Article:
HPC & reproducible research in Guix 1.2.0

Simon Tournier, Ludovic Courtès — November 24, 2020

Version 1.2.0 of GNU Guix was announced yesterday. Some 200 people contributed more than 10,000 commits since the previous release. This post focuses on important changes for HPC users, admins, and practitioners made since version 1.1.0 was released in April 2020.

Package customization and faster “relocatable packs” for HPC

We’re giving users more flexibility on the command line, with the addition of three package transformation options: --with-debug-info (always debug in good conditions!), --with-c-toolchain, and --without-tests. Consider this example:

guix build octave-cli \
  --with-c-toolchain=fftw=gcc-toolchain@10 \

The command above builds a variant of the fftw and fftwf packages using version 10 of gcc-toolchain instead of the default tool chain, and then builds a variant of the GNU Octave command-line interface using them. GNU Octave itself is also built with gcc-toolchain@10.

This other example builds the Hardware Locality (hwloc) library and its dependents up to intel-mpi-benchmarks with the Clang C compiler:

guix build --with-c-toolchain=hwloc=clang-toolchain \

--with-c-toolchain can come in handy if you want to check the impact of the compiler toolchain on the performance of your software stack.

The guix pack command creates “application bundles” that can be used to deploy software on machines that do not run Guix (yet!), such as HPC clusters. Since its inception in 2017, it has seen a number of improvements. Code in relocatable packs can now run more efficiently thanks to the addition of the fakechroot engine, which we covered back in May.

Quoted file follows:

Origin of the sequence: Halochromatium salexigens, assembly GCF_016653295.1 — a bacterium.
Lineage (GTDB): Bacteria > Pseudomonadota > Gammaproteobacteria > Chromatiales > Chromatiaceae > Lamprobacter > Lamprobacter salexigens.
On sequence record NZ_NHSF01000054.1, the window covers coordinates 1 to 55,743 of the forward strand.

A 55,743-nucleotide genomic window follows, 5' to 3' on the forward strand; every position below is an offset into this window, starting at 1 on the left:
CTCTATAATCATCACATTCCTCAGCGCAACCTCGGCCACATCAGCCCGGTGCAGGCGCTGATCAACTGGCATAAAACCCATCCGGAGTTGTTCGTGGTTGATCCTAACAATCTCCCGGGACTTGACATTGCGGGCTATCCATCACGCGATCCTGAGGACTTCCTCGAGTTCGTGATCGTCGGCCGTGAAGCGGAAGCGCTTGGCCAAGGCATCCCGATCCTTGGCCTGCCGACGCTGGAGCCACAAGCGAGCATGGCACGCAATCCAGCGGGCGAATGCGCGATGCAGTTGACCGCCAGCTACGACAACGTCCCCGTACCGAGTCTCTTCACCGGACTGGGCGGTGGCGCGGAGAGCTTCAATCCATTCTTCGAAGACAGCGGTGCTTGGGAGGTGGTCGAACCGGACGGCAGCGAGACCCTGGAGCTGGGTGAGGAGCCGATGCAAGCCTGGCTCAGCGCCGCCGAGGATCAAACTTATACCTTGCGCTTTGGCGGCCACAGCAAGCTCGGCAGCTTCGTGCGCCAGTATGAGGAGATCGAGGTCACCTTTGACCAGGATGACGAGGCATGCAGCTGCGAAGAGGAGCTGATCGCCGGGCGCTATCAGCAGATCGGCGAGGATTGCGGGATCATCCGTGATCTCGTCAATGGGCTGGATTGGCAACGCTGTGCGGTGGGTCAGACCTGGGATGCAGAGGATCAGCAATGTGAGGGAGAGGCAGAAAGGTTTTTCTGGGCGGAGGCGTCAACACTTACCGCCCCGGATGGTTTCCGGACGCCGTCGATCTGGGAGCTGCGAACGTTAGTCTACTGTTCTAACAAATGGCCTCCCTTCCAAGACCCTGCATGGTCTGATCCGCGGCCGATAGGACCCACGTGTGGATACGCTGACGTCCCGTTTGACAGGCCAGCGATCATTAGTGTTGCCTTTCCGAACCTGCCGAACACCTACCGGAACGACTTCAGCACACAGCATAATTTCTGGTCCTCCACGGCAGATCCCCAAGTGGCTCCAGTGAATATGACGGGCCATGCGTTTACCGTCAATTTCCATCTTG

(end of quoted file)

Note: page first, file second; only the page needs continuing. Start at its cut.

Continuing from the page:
Reproducible research workflows

The new option --path of guix graph, shows the shortest path between two nodes. The example below shows the shortest path between the packages gmsh and cunit:

$ guix graph --path gmsh cunit

Moreover, the guix repl command can now be passed a script, which eases package exploration in Guile, notably when dealing with the new Scheme (guix transformation) module for package transformations.

On the side of long-term archival of all the software Guix packages refer to, Guix now serves the file sources.json that is ingested by Software Heritage via the nixguix loader. In addition to the “archival” check of guix lint which sends a “save” request to Software Heritage for the specified packages. More packages are continuously archived.


Here are highlights among the 2,179 packages added and 4,487 packages upgraded since the previous release:

  • Gmsh has been upgraded to 4.6.0.
  • MPICH was added, version 3.3.2.
  • Open MPI is now at 4.0.5.
  • GCC 10.2.0 is available and LLVM, Clang 11.0.0 as well.
  • Julia has been upgraded to 1.5.2.
  • MPI4PY is at 3.0.3.
  • For statisticians, there’s now a total of 1,488 R packages, many of which come from Bioconductor 3.11.

The manual has been improved in various ways. In particular, the “Programming interface” section has been expounded and should be helpful for those writing package definitions. It is fully translated into French, German, and Spanish, with partial translations in Russian and Chinese.

Do not miss the release notes for more.

Try it!

Check out the download options. If you’re on Debian or a derivative distribution, you will soon be able to apt install guix.

If you’re a first-time user, take a look at the new “Getting Started” section and try out guix help to get an overview of the available commands.

Enjoy the new release!

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